Teachers at a special school locked pupils in classrooms to stop them from running out of classes, according to a report by Ofsted.
Woodlands School, in Beechdale Road, Aspley, Nottingham, was put into special measures following an inspection in June.
A report published by Ofsted last week said the school, which has 56 pupils aged 3-16, did not adequately safeguard pupils because some classroom doors were "locked inappropriately" when the children were in the room to stop them from running out.
Inspectors said the practice had been condoned by on-site leaders and had not been picked up by the governing body or the executive headteacher.
They also said at times the staff's responses to low-level disruptive behaviour was "unsuitable".
In their report, the inspectors noted that improvements had been made since the last inspection in teaching, the subjects offered to pupils and in behaviour management by some staff.
They also noted that ways of improving teaching led by the executive headteacher had been successful so that no teaching was inadequate.
However they said the school's capacity to improve further was "uncertain" because some senior staff did not understand safeguarding and positive behaviour approaches well enough and did not demonstrate high enough expectations of pupils' progress.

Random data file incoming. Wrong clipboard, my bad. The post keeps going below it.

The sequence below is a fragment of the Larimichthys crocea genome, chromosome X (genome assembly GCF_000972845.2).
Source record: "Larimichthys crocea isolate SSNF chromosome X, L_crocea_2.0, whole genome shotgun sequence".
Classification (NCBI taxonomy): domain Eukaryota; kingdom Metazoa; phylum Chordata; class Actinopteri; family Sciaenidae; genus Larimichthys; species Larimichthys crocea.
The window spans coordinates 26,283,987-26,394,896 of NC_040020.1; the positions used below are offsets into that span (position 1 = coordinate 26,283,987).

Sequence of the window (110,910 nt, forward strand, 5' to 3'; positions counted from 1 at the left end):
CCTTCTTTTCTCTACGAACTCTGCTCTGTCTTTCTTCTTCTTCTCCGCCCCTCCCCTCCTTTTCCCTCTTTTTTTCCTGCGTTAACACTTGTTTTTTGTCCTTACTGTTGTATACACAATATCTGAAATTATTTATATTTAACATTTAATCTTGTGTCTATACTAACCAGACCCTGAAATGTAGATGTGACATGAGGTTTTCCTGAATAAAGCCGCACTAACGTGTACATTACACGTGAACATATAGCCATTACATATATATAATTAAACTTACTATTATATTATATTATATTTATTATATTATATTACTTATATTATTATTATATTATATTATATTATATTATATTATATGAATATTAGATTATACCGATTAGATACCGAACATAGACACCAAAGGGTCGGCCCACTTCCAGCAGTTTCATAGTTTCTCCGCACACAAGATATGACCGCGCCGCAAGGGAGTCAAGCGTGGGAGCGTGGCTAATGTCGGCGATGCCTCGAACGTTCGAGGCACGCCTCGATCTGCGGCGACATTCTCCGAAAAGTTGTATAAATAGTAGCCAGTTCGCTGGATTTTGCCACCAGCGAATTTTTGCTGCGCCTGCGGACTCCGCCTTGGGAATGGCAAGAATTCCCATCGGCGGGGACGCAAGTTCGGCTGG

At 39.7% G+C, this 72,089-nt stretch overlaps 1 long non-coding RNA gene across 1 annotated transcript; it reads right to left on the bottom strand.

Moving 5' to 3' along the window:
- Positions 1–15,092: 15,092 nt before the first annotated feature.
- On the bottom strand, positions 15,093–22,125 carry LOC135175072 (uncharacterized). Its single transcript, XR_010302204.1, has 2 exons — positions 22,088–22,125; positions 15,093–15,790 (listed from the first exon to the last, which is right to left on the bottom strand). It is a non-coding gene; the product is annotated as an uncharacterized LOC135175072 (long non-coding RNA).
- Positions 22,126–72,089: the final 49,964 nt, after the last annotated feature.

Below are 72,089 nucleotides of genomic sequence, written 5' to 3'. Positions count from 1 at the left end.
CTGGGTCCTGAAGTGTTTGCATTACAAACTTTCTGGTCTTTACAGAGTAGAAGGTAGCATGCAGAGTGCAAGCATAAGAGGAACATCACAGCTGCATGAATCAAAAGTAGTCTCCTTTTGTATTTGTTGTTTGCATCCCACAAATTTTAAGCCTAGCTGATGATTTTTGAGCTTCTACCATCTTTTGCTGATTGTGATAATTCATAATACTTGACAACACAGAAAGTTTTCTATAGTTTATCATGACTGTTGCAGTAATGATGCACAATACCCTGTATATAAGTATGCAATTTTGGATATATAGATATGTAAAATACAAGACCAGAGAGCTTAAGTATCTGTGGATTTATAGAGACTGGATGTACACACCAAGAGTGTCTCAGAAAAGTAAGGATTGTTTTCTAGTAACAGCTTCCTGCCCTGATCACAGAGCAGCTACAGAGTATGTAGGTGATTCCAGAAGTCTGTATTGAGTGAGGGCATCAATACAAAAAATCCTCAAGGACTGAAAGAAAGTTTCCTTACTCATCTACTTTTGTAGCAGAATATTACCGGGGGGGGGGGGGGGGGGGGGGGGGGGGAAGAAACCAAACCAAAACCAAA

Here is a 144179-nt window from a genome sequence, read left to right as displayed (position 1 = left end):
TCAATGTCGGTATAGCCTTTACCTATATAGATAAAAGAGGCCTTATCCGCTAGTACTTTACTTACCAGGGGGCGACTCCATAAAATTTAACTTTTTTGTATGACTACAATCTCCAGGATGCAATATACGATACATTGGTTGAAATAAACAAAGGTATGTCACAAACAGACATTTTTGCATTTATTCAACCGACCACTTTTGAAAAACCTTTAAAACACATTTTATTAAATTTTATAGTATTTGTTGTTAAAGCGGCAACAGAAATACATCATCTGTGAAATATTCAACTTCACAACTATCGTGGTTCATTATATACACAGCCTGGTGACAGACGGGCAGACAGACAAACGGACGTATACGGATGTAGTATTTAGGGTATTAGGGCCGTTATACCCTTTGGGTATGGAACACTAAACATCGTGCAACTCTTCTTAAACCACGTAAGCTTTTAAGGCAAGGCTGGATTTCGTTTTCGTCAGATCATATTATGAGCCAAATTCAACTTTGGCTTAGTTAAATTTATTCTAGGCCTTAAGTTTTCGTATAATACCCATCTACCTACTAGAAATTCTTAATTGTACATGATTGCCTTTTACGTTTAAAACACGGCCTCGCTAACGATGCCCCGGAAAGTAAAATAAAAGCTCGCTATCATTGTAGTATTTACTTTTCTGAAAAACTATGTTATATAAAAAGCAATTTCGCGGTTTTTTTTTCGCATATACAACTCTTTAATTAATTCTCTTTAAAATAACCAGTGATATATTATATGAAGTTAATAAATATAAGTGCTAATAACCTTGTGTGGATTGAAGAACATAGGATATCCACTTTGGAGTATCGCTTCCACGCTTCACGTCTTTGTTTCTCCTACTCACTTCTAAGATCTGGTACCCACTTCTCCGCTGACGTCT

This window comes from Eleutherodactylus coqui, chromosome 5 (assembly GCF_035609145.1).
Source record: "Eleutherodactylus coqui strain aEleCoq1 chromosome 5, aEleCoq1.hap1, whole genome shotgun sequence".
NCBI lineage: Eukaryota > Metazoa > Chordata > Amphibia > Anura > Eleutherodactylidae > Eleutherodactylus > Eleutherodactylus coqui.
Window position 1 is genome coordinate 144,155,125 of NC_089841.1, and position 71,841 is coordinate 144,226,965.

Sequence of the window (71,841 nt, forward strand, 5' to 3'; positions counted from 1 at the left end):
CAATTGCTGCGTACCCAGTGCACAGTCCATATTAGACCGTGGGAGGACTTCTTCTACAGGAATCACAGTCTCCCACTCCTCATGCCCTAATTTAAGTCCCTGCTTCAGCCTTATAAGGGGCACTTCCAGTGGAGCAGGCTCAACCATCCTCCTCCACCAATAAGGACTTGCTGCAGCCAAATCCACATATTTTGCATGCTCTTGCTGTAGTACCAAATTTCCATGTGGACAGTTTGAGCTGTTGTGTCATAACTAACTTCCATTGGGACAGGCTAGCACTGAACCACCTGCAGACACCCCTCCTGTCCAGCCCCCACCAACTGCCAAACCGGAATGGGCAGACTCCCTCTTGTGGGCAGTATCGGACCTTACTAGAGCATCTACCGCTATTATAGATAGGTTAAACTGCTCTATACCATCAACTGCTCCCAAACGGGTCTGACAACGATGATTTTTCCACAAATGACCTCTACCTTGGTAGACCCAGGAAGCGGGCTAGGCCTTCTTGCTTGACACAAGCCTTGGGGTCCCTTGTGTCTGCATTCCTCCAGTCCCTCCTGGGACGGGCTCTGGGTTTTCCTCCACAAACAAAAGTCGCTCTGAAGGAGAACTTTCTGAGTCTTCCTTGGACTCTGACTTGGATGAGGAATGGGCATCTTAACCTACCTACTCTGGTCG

Their report concluded that the school required special measures "because it is failing to give its pupils an acceptable standard of education and the persons responsible for leading, managing or governing the school are not demonstrating the capacity to secure the necessary improvement in the school."
The report, published on July 23, follows an inspection carried out by Oftsted on June 18 and 19.
Executive head teacher John Dyson told the Nottingham Post that staff had remained in the room when the doors were locked and that the children were not in danger.
He told the newspaper locks on internal doors had since been removed at the school: "We can make excuses and say perhaps it was the pressure of the inspection on the day but we are profoundly put out that we did not get it right for the pupils and the local community.
"We recognise that mistake but it's not endemic in the school in any shape or form."